The Baltimore Ravens, or the Ionath Krakens? After learning about this story, I’m not sure I can tell “scifi” apart from “modern day.”
This year the Ravens will be using “mixed reality” as part of their game prep. What is “mixed reality?” It is projecting an artificial image onto a real surface. In this case, the Ravens are using VR goggles on the practice field so their players can see representations of opposing teams. The VR players will move at the same speed as their real-life counterparts, giving Ravens players an accurate representation of opposition movement, while at the same time reducing the amount of hits player take when facing real-life practice opponents.
In the Galactic Football League series, teams use “Kreigs-Ballok VR practice fields” to get a one-hundred-percent accurate representation of opposing offenses and defenses. Scifi, right? Not anymore.
Check out a demo of this technology in the video below. Keep in mind, the field itself is real. The view of the artificial players changes based on where the person with the VR lenses moves and looks.
The company providing this technology is Mixed River, out of Towson, MD. The company is using Microsoft’s Hololens to achieve this impressive feat.
Or watch this video on this page from the Baltimore Sun to get an idea of how amazing this tech is.
If you don’t know football and think, perhaps, that this looks silly, let me give you some info. Much of football is preparing for what the other team will do. Tendency analysis is a huge part of any gameplan — if you know with a certain degree of accuracy what your opponents will do in a given situation, you can disguise what you are doing in hopes of exploiting a weakness.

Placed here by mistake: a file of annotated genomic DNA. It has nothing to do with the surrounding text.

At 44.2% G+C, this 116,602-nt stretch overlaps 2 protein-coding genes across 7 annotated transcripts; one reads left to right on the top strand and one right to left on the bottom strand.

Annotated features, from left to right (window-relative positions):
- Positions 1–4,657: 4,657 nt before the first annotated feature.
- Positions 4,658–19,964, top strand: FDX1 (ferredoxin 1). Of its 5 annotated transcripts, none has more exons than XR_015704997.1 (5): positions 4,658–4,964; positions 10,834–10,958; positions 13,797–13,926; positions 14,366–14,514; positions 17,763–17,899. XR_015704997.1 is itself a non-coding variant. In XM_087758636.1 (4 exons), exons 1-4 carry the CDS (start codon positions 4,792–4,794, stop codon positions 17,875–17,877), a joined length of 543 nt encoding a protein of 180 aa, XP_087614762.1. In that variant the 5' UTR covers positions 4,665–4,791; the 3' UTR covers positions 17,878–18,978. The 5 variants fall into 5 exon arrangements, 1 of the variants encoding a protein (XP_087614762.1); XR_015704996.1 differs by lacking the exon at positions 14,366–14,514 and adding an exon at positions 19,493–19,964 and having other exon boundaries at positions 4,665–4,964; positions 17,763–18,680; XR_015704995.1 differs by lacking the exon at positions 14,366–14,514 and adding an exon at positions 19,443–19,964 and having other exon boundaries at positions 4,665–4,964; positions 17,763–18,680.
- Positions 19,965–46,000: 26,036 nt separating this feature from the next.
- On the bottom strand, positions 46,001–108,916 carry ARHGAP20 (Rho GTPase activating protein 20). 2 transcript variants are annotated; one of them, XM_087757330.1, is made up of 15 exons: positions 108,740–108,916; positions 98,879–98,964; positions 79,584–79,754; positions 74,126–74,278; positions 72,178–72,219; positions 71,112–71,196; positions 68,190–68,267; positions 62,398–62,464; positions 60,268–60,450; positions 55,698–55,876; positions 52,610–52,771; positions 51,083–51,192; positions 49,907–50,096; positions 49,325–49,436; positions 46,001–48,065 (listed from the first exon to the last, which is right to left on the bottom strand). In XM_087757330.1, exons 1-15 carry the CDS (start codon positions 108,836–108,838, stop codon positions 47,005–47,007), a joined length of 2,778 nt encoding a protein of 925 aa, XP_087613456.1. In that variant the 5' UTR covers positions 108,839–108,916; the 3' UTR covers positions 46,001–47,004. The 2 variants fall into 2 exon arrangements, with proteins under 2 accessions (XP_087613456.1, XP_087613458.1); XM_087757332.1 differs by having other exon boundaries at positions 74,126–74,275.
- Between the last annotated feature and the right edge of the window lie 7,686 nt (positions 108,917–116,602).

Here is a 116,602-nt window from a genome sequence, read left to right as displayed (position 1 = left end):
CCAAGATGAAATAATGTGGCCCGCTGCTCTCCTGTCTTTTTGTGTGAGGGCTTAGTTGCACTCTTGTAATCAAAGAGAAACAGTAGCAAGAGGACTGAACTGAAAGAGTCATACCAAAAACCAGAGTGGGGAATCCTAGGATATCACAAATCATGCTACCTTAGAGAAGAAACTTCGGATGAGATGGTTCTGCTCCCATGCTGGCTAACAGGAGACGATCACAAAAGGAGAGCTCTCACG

That applies to the overall team strategy, but also to the individual matches. If you are a cornerback, for example, (like Cormorant Bumberpuff of the Ionath Krakens), you will do better if you know the typical route-running patterns of an opposing receiver. Until now, there were two ways to do this: a) in a live practice, have a practice player try to emulate the opposing team’s player, or b) sit your country ass down, watch film and study scouting reports. The biggest problem with using practice-squad players is that they can’t accurately emulate the speed and reaction time of the NFL’s top stars, because if they could, they probably wouldn’t be practice-squad players — they would likely be starters in their own right.
Now enter c) go out on the practice field and see it happening live with mixed reality. Bumberpuff is actually moving, reacting to what he sees, and the information is adjusting according to his position and field of view. Bumberpuff can run the plays over and over again, without experiencing any contact (knowing that all contact carried the potential for injury).
And with mixed reality, if the data input is good enough, you’ll see speed- and reaction-accurate representations of the players you’ll face that week. I italicized that part above because I know some people will say: VR can never be as good as real-life. True, but not when it comes to speed. Getting accurate representations of speed and the moves of a particular player could help players properly prepare for what they will face on Sunday.
NFL players are worth a fortune. Keeping them from being hurt is a wise financial investment. Reducing the amount of head trauma is vital. While mixed-reality practice doesn’t eliminate practice-based contact, it could help mitigate it quite a bit.
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